If Spring Cottage has been a bit quiet in the last 10 days or so, that’s because I’ve been in China. I travelled to Shanghai, Beijing and Xi’an, home of the terracotta warriors, with the Boy.
The Great Wall. Very touristy at this point, Ba Da Ling, but it's hard to get to the remoter spots.
China is a country of tremendous contrasts at this point in its history; of ancient and recent achievements, extreme wealth and great poverty, of great beauty and huge ugliness in the monolithic structures and electricity pylons across the countryside bringing power into the cities.
Global brands are represented in major city centres and Starbucks and McDonalds abound. Obesity is still rare and most Chinese are lean and wiry. They smoke like chimneys though.
Not a very good picture taken hastily from the back of the bus, showing a forest of electricity pylons on the outskirts of Shanghai.
A beggar in Beijing who appears to have come straight from the 16th century.
The sheer size of the place is something you have to see to appreciate properly; Chinese ambitions have clearly always been massive, since the times of the first dynastic rulers who built the imperial palaces of old to today’s vast airports and housing projects.
The Forbidden City, Beijing, home to the emperors of China until 1923, was full of huge Chinese tour groups from elsewhere in the country.
One of Beijing's large intersections. The city has six ring roads, this is No 1, closest to the centre.
Chinese cities are full of massive roads and spaghetti-like flyover convolutions. They are all painted and, in Shanghai, they are lit up at the weekend.
Traffic is chaotic and noisy, with drivers hooting to announce their every move, but we only saw one accident, surprisingly. No-one wears seat belts in cars or helmets on bicycles or motorbikes. Taxis are abundant and cheap.
Thirty years ago, our guide told us, being able to afford a bicycle was top of his wish list. They are still everywhere but electric bikes, mopeds and cars are starting to take over.
Cultural differences were fascinating although not unexpected, from the haggling over purchases everywhere from markets to department stores, to the loud hawking and spitting that is part of Chinese street life.
For me it was a ‘first’ to stand out so much in the crowd, as, although there are tourists everywhere, they are mostly Chinese and westerners are few and far between.
I became fascinated by photographing the different people I saw, especially rural and elderly people.
But there are also sophisticates...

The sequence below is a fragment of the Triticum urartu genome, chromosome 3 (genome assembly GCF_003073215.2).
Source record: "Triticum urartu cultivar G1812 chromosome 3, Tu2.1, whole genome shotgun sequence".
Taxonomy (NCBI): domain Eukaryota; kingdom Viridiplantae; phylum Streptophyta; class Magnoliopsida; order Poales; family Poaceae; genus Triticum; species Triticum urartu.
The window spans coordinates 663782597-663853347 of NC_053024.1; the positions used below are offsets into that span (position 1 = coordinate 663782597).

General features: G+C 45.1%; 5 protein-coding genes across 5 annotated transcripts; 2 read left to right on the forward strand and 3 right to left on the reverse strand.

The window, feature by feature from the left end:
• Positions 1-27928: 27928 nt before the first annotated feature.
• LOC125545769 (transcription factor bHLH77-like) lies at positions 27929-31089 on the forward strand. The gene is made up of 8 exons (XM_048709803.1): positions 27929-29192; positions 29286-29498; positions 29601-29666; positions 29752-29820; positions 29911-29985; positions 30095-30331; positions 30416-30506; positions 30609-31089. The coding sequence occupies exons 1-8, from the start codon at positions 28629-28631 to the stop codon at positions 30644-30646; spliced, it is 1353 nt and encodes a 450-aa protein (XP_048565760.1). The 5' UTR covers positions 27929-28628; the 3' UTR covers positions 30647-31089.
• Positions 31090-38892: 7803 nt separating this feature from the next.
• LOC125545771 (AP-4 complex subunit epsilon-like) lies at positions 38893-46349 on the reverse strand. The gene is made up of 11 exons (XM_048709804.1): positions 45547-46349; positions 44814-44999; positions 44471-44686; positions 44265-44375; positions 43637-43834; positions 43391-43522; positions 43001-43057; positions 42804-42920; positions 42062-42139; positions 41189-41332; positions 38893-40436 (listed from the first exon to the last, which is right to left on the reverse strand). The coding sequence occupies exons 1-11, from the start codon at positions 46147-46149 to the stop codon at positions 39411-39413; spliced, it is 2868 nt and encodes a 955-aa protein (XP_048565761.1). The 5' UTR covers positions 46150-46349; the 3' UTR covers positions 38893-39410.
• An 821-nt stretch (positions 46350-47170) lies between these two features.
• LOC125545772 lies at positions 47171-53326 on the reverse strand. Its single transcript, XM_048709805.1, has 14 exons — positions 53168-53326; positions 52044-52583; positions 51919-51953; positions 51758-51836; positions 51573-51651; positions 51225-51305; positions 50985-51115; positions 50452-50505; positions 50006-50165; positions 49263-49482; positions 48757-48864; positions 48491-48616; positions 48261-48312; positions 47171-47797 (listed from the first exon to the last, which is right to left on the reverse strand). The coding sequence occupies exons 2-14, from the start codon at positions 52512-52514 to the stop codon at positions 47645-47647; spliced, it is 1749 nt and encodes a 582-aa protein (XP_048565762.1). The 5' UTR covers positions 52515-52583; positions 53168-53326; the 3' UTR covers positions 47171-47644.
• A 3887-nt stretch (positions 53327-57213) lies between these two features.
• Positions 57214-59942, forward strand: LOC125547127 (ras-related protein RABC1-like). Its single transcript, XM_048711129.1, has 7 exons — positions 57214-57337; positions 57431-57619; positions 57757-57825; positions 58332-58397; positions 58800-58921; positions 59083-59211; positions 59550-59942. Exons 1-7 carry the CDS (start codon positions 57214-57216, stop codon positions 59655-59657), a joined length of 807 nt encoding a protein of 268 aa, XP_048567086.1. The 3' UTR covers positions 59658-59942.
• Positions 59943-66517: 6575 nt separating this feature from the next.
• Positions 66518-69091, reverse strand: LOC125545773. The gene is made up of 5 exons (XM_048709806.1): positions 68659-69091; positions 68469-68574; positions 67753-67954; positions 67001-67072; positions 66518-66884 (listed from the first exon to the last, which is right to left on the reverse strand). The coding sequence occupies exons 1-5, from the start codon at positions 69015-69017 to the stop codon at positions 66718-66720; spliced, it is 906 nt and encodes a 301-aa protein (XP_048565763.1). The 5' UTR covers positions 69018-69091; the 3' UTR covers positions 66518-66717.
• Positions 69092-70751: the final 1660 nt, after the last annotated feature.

There is a great price for the progress all around as enormous estates of high-rise blocks 20 or 30 storeys high spring up everywhere and the human-scale housing is knocked down. I wonder what will become of the bustling street communities that currently continue to socialise until well into the late evening, isolation in front of the 15 state TV channels, I suspect. The pollution is terrible. In Beijing, you can actually taste it on a bad day and a clear blue sky is rare.
In this street, just a couple of blocks down from Shanghai's trendiest shopping and dining district, Xintiandi, the houses that line the bustling streets are falling into dereliction as they are emptied one by one to make way for yet another shiny shopping plaza.
Coal-fired power stations are often located close to housing, not on the outskirts of cities.
But there are small spots of serenity like the Yu Yuan traditional garden in Shanghai.
And outside the Forbidden City moat in Beijing.
Or here at the Imperial summer palace, 50km outside Beijing, where we found both peace and the most persistent street traders we came across, selling fake designer handbags and watches.
I would highly recommend a visit before China changes completely and the old ways of life are erased totally by the tide of capitalism and growth sweeping the country. I fear this will obliterate the character of the small back streets where ‘real’ life is at its most evident. Of course, one wants poverty to be eradicated and opportunities to increase for everyone but I’m concerned for the loss of individuality and identity that may occur in the process.
The entrance to the Muslim quarter in Xi'an, above. Lively, jostling streets full of street food stalls and small shops, birdcages full of songbirds and the loud hooting of rickshaw horns as they zoom by.
Once everyone is swept off the streets to live in the vast high rise colonies springing up everywhere, I’m not sure how it will be possible to engage with everyday Chinese life and exchange smiles with these surprisingly open, friendly and curious people.
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